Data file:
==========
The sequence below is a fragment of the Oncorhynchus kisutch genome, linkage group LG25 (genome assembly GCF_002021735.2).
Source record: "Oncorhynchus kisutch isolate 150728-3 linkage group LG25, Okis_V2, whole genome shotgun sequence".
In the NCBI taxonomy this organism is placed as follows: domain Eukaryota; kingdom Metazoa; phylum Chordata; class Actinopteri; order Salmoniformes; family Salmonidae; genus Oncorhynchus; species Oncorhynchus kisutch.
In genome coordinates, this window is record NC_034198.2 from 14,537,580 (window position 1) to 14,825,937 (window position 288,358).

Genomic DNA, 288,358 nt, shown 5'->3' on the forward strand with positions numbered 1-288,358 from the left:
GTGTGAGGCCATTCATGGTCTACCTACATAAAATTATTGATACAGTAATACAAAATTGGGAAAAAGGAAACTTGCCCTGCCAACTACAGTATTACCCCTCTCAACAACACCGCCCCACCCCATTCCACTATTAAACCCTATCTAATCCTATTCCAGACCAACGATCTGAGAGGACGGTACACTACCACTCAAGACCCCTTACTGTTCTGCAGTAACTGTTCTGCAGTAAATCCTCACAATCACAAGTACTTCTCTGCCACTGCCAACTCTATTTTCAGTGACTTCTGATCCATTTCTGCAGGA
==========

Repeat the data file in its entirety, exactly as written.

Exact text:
The sequence below is a fragment of the Oncorhynchus kisutch genome, linkage group LG25 (genome assembly GCF_002021735.2).
Source record: "Oncorhynchus kisutch isolate 150728-3 linkage group LG25, Okis_V2, whole genome shotgun sequence".
In the NCBI taxonomy this organism is placed as follows: domain Eukaryota; kingdom Metazoa; phylum Chordata; class Actinopteri; order Salmoniformes; family Salmonidae; genus Oncorhynchus; species Oncorhynchus kisutch.
In genome coordinates, this window is record NC_034198.2 from 14,537,580 (window position 1) to 14,825,937 (window position 288,358).

Genomic DNA, 288,358 nt, shown 5'->3' on the forward strand with positions numbered 1-288,358 from the left:
GTGTGAGGCCATTCATGGTCTACCTACATAAAATTATTGATACAGTAATACAAAATTGGGAAAAAGGAAACTTGCCCTGCCAACTACAGTATTACCCCTCTCAACAACACCGCCCCACCCCATTCCACTATTAAACCCTATCTAATCCTATTCCAGACCAACGATCTGAGAGGACGGTACACTACCACTCAAGACCCCTTACTGTTCTGCAGTAACTGTTCTGCAGTAAATCCTCACAATCACAAGTACTTCTCTGCCACTGCCAACTCTATTTTCAGTGACTTCTGATCCATTTCTGCAGGA